To the Editor:
COVID-19’s quick spread forced hospitals everywhere to change the way they do business from operating rooms to emergency rooms. The novel coronavirus—a tiny piece of RNA—turned the world on its head, but it also presented us with opportunities (and obligations) to do things differently. Medicine as we knew it changed in a matter of weeks.
Medical schools also had to change gears quickly. Hackensack Meridian School of Medicine’s (HMSOM’s) inaugural class matriculated in 2018, making it a relative newcomer among medical schools. HMSOM approaches medical education using adult learning principles including integrating students from other fields of health care where appropriate into the medical school curriculum, with an emphasis on working together in teams in training and beyond. HMSOM—along with a growing number of medical schools around the country—believes that such “team-based learning” is essential to training future physicians. As it turns out, the appropriateness of this method of learning to the practice of modern-day medicine has been especially apparent in the care of hospitalized COVID-19 patients, many of whom experience complications that require the simultaneous input of multiple fields of health care.
The pandemic also has prompted a transition to both a remote learning environment, requiring online lectures and small-group virtual interactions, and, increasingly, a remote patient care environment as the use of telemedicine has rapidly overtaken face-to-face care in a high percent of outpatient encounters. In response, as this form of outpatient care became ubiquitous during the ascendancy of the first wave of COVID-19 in the United States, virtual communication tools allowed HMSOM faculty to create a dedicated 2-week Zoom course about telemedicine for our students. The course involves a mix of the practical and the conceptual—a remarkable opportunity for medical students just beginning their academic careers during a time when health care is being forced to change.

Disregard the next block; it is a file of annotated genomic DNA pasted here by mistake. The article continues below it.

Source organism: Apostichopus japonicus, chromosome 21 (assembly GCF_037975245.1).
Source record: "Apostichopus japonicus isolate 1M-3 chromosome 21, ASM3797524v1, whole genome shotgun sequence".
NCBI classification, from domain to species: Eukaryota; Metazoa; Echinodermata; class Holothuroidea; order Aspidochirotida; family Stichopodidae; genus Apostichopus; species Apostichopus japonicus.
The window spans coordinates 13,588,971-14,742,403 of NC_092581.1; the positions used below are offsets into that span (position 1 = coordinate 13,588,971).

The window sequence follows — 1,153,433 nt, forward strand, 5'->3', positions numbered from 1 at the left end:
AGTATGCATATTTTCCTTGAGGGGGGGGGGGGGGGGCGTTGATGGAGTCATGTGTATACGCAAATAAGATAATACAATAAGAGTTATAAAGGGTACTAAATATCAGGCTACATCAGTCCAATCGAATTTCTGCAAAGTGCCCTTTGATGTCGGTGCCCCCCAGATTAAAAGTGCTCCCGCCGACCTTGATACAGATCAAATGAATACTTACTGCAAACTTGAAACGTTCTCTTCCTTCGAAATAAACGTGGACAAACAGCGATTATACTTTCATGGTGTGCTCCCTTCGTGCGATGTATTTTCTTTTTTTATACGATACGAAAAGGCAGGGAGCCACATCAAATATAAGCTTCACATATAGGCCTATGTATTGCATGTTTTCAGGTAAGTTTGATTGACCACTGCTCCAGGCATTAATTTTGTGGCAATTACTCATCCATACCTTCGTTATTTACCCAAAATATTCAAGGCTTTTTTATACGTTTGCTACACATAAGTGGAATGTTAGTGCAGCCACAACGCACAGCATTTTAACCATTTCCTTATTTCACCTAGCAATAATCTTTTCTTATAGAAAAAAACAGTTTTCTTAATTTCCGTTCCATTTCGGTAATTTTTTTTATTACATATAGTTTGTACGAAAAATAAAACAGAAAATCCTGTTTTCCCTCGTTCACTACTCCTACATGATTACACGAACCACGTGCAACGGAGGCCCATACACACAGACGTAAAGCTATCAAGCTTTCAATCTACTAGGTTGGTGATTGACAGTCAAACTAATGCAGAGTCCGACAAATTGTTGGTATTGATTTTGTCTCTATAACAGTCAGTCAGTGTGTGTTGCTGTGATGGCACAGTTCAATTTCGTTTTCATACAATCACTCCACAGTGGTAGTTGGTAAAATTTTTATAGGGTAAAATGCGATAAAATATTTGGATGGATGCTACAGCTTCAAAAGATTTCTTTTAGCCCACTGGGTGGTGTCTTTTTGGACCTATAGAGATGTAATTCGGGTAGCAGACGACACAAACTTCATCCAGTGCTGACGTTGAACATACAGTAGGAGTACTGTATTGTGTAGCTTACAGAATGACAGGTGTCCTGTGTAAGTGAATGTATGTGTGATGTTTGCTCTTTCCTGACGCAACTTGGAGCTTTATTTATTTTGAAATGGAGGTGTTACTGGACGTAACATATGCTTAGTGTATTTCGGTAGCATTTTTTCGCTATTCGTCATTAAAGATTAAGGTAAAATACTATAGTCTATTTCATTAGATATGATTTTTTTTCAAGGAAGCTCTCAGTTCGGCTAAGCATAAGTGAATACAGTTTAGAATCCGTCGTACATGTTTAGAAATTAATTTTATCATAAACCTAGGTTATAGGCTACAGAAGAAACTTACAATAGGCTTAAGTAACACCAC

The rapid dissemination of COVID-19 information and its quickly changing nature presented another opportunity. Mere months after the virus was first identified, scientific data poured in; the peer-reviewed medical publications on this topic in a single week in mid-March numbered about 400. How could a clinician keep track of such an explosion of information? At our school, we mobilized 8 second-year students to parse through this ballooning literature to gather timely answers for doctors and nurses throughout the Hackensack Meridian Health Network, which includes 17 hospitals. The students combed through multiple databases and servers to pull together up-to-the-minute findings on pressing topics such as personal protective equipment use, disinfection, and prevention. Their findings were disseminated throughout the network’s clinical settings, resulting in crucial recommendations. Ultimately, many of the findings were posted on a COVID-19 website established for the public by Elsevier.
COVID-19 is an extraordinary challenge for everyone. Medical schools—especially new ones—are not immune to the challenge. But challenges can also stimulate us to rise in ways that we previously may not have envisioned.
The author thanks the thousands of professionals, students, and support staff across Hackensack Meridian School of Medicine and Hackensack Meridian Health Network whose focused determination to save lives kept them going during the first COVID-19 wave in New Jersey from March to May 2020.